But don`t misunderstand. The law in Iran is still very strict, but mostly (young) people don`t care. They (mostly in the cities) hold hands on the streets (punishment: can be death penalty, like it happend for one 15 years old girl in 2004), they bypass the censored internet-sites, they basically do all the things, young people in Europe are doing for fun (but most of them secretly). Most (young) people in the cities are not as much religious, as Europeans might think, most of them hate their government and want to get rid of it as soon as possible, most of them are just like you and me. The way, how these (young) people mistreating the repressing laws slowly, but surely, shows, in which direction Iran is going. But it is not easy. The government, or lets call it some fanatics, have the weapons in their hands and do not hesitate to use them against any opponent. With their believing, that fighting against every ciritcal person is in favour of Allah and a „worst case scenario“ of maybe getting killed one day by regime-opponents, but than going to paradise with 72 virgins, these fanatics have nothing to loose. Smart (young) Iranians on the streets do.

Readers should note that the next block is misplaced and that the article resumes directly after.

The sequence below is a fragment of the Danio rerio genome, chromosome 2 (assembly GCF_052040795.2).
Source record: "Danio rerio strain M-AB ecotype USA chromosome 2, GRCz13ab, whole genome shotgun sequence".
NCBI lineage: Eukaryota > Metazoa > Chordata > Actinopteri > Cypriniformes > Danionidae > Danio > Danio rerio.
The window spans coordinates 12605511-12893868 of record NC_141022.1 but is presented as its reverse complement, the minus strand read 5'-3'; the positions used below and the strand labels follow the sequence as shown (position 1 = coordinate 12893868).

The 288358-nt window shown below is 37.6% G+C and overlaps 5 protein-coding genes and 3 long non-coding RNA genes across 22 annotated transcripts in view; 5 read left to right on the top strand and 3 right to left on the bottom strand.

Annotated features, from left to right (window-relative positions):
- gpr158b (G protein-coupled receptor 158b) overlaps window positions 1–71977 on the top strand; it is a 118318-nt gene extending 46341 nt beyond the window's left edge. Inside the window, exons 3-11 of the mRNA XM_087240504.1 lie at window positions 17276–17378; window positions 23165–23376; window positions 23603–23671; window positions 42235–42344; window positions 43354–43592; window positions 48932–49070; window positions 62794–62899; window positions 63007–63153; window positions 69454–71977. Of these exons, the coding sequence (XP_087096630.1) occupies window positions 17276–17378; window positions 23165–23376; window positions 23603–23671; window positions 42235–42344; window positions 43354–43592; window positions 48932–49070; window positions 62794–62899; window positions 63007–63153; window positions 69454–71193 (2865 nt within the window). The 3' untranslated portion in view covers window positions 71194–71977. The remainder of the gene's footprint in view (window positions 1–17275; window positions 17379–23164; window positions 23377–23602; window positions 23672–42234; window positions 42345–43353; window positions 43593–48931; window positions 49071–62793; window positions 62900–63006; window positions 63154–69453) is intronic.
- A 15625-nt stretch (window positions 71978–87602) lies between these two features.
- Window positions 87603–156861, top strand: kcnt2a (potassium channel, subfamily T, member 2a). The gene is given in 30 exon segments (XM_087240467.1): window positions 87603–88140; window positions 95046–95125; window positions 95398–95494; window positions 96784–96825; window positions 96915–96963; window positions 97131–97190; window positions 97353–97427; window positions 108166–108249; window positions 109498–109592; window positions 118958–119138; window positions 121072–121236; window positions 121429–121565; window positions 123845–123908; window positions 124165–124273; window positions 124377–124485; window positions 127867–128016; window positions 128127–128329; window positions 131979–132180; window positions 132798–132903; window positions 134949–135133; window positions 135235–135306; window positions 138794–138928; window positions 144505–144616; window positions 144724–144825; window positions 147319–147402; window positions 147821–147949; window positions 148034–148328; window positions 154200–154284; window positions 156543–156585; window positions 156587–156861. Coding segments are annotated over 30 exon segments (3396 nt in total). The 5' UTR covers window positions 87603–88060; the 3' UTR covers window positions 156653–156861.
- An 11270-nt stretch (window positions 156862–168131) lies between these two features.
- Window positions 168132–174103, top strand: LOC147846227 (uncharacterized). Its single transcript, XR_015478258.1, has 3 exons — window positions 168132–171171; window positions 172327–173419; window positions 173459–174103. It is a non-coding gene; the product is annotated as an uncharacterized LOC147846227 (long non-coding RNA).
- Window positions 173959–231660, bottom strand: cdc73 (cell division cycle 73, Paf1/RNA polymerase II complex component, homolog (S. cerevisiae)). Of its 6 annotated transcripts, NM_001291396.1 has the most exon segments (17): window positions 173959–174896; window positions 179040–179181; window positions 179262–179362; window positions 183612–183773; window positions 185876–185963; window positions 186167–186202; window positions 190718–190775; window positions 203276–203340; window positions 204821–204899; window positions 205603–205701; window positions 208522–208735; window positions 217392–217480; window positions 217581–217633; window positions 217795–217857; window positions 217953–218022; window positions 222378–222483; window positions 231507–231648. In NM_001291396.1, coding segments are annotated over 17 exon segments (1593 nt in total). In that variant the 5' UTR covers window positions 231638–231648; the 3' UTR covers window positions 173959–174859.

All these words are just expressing our personal experience and opinion, which means that we can be wrong about how we judge on the current situation in Iran. So for any feedback we are very thankful!

By the way, if you going to Iran, don`t put your thumbs up – I did it several times to express that I am thankful for good (direction) advices, but I figured out that it actually means something like „Fuck you“ in Iran – so the same meaning as in Germany the middlefinger.